Immerse yourself in a foreign language and culture – travel abroad! We encourage you to explore the many terrific study-abroad opportunities available to you during your career at U-M.
Our department's role in the study abroad process is to assist Romance languages concentrators and minors in selecting appropriate programs and courses that will meet their degree requirements.
Steps to Studying Abroad
1. Read the guidelines specific to your language.
2. Choose your study abroad program.
3. Choose your courses and you must meet with an RLL advisor for pre-approval of your courses.
4. Register on the UM Travel Registry. All UM students, planning to travel abroad, are expected to register.
5. Check out study abroad scholarships, which includes information on scholarships offered through RLL.
Before going abroad, all students planning to count study abroad coursework toward an RLL major or minor are required to meet with a faculty to discuss the pre-evaluation of courses. Upon return from abroad (once credit has been posted to the UM transcript), RLL majors and minors are required to meet again with an RLL faculty advisor for the final evaluation of their coursework.
- Enroll in courses that are taught in French with a 50% (or more) focus on France and Francophone cultures.
- Students should seek programs which allow enrollment at a local university with French-speaking students.
- Students should avoid conversation classes.
- Language courses and introductory thematic courses (i.e. “Introduction à l'analyse littéraire”), often count toward the 270-level.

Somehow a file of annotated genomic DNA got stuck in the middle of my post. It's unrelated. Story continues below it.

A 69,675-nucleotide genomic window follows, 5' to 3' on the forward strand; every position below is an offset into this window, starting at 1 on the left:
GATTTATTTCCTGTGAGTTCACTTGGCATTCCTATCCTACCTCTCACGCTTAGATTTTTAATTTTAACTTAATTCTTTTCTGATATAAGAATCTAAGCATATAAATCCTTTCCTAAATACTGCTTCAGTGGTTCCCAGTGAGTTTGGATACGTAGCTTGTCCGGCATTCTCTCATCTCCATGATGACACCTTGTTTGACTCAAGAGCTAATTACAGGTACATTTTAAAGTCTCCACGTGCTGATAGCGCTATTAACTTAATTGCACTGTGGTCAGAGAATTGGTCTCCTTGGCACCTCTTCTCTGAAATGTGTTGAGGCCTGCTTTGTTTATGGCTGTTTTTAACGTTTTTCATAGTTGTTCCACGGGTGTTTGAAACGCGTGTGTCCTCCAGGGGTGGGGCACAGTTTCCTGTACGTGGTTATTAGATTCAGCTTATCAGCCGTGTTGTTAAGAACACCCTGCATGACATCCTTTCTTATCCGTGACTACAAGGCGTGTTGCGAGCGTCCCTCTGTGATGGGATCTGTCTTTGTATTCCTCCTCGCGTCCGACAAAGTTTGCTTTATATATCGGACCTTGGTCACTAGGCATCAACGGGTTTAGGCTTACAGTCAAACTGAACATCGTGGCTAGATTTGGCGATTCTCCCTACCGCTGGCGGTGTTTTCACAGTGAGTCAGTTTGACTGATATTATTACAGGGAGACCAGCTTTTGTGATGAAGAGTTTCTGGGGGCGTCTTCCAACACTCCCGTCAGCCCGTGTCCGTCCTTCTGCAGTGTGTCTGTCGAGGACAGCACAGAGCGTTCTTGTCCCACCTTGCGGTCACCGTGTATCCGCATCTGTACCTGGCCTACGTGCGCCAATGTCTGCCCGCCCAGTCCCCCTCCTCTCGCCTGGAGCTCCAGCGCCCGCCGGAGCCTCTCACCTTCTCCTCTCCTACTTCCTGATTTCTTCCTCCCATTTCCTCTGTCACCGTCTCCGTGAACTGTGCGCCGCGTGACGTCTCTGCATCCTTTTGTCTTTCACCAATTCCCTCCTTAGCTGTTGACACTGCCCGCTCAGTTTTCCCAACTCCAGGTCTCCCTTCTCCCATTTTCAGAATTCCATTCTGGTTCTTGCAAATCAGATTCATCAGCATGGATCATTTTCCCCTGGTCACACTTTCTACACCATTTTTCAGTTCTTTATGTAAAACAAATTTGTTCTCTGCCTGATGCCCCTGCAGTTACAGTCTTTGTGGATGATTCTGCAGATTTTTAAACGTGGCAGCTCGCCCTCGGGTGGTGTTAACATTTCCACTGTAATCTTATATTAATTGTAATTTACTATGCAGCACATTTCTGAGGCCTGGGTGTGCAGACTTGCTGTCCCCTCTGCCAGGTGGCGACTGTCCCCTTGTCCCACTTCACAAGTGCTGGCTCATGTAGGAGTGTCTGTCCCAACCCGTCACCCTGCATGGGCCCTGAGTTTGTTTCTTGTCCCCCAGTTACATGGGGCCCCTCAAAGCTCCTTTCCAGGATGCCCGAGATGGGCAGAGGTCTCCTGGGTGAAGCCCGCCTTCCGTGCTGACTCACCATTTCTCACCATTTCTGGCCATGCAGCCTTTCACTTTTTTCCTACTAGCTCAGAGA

- Content courses with a specific focus (i.e. “Littérature du XVIIIe siècle”) often count toward the 300-level.
- Students should seek programs which offer courses conducted in Italian (a limited number of courses taught in English may be accepted).
- Study abroad courses generally count at the 200 or 300-level.
- You will complete your 400-level Italian coursework at UM.
- Students should seek programs which allow enrollment at a local university with Portuguese-speaking students, rather than “courses for foreigners".
- It is advisable that students enroll in regular university courses, taught solely in Portuguese at local universities, where they will be mainstreamed with local students.
- Students should enroll at a local university with Spanish-speaking students, rather than “courses for foreigners”.
- All regular university courses, taught solely in Spanish at Hispanic universities, in which our students are mainstreamed with local students, will count at the 400-level toward the major and minor.
3rd Party Providers and 400-level credit
3rd party study abroad program providers (CIEE, ISA, CEA, etc.) generally do not offer center courses which transfer as 400-level UM Spanish credit. An exception to this is IES, which does offer a few center courses transferrable at the 400-level.
Study Abroad Credits
Although UM transcripts may grant more than three credits for each course, a maximum of 3 credits for each course taken abroad will only be applied toward a Spanish major/minor.
Internship courses as part of a study abroad
Some study abroad programs offer an internship course, which can be taken in place of the normal center or university course. To be considered as elective credit toward a Spanish major/minor, the seminar portion of the course needs to be taken in Spanish and all coursework should also be completed in Spanish. If taken in English, the course may be considered a cognate toward the Spanish major. Please keep the syllabus and all completed coursework. A Spanish faculty advisor will use this information to grant final approval of the course.